Toggle Commented May 21, 2015 on Civilization Collapse 3.0 at Question Everything
@xraymike, Good stuff to be sure. Downloaded the full paper and will be going over it. But either he has been reading my biophysical econ blogs (with my science papers in them) or, more likely, he too has seen the clear relationship between energy and wealth production (e.g. we both use a decay factor to show the decline of wealth as energy inputs decline). Thanks for the links. George
Toggle Commented May 20, 2015 on Civilization Collapse 3.0 at Question Everything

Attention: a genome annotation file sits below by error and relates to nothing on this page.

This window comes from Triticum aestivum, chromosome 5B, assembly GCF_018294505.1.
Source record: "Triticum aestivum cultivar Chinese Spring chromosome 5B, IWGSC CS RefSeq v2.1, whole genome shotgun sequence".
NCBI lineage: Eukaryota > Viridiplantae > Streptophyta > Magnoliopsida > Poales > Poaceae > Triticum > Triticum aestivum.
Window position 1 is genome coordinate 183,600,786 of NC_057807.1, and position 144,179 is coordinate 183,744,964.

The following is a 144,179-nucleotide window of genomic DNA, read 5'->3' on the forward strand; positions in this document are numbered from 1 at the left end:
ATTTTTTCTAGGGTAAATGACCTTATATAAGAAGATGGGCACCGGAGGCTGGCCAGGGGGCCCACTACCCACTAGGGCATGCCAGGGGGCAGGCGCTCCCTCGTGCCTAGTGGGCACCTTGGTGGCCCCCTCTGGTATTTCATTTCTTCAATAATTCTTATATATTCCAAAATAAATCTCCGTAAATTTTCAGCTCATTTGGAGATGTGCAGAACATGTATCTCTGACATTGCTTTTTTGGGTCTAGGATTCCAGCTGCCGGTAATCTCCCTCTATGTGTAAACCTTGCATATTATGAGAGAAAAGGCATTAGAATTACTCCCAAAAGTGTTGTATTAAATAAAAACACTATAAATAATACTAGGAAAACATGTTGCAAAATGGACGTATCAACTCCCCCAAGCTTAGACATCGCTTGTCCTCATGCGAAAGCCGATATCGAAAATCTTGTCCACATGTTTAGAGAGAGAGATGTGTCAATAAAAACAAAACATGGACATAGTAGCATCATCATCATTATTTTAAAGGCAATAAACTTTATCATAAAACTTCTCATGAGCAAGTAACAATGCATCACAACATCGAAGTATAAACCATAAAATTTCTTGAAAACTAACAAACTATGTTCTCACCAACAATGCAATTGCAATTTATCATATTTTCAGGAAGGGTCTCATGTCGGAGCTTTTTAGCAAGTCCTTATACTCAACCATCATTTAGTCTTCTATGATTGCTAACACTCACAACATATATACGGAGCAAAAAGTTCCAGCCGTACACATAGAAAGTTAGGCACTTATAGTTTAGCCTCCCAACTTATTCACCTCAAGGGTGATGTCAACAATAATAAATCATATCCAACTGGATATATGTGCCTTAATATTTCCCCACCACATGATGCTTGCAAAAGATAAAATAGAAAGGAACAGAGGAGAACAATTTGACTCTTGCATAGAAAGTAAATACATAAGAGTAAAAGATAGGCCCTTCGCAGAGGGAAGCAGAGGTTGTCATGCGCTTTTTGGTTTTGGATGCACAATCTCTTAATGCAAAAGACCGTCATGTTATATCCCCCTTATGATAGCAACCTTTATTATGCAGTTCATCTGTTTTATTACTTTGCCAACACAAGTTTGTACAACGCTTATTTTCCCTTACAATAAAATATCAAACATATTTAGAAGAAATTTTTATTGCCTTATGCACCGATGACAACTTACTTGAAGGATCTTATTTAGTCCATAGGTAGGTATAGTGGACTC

@Desmond/Tom S., I did read the website. Here is what I am talking about: As an example, the paper[4] from C Hall (What is the Minimum EROI that a Sustainable Society Must Have?) calculates the EROI of oil. However, it includes the energy cost of freeways, automobiles, and so on. That is a mistake, because those things are energy consumption, not energy investments to obtain energy. Hall et al have explained very reasonably the ways in which they count embodied energy in infrastructure apportioned to energy production (that portion of a road cost used to transport fuels for example). People in the business of calculating EROI have long recognized that the boundaries for energy expenditures must be large enough to take these factors into account. In this statement you simply claim that it is a mistake by saying (not demonstrating) that it is consumption rather than investment (the embodied energy). This is a strange claim given that when we build a refinery, for example, we consume resources in its construction. However those resources are invested in the future production of fuels so it is definitely investment. The next sentence is a red herring: "If you include all energy consumption as energy investment, then the EROI of every energy source is 1." Hall has never come close to trying to include ALL energy used for everything so this statement, while factually true as far as it goes does not do justice to the calculations actually done. In Error #2: It would be highly surprising if solar PV cells failed on exactly the day their warranty expired. For example, I bought a car with a 50,000 mile warranty, but it didn't cease working at 50,000 miles. Another red herring. And Hall etc did not just choose the warranty period as representing the life cycle for useful energy production. There is, however a strong correlation between warranty period lengths and actual average life times for panels so 25 years is not arbitrary. From your prior comment: Civilization is not facing declines in net free energy per capita. You proceed to speculate about the meaning of China's consumption of coal, I suspect making the same error of reasoning about what is investment vs. consumption. But you do not provide numbers or a calculation of what you mean by free energy per capita. Trust me that over the years I have seen many papers attempting to show higher EROI for alternatives and speculations re: supplying BAU with enough energy to run and even grow our economy. Most of them have long since been debunked by deeper analysis and widening the boundaries. My own efforts at analysis show that solar PV cannot yet supply enough net free energy to both supply consumption needs (which I define quite precisely) and the work needed to replace the solar system over its useful life. In order to be successful, alternative energy sources need to supply both power to society for economic work and power to their replacement industries to do so (that doesn't even get into maintenance). Once again I will point out that I have been writing this blog for many years and have both questioned my own beliefs as well as shouldered criticisms. However I do insist that when someone makes a factual claim of any kind they be ready to back it up with evidence and not just more claims. The website you suggested would not meet the standards of rigor for scientific work and therefore would not be admissible as a standalone argument against EROI or Energy-LCA work. Nor does it provide any evidence for your claims that, essentially, energy is abundant.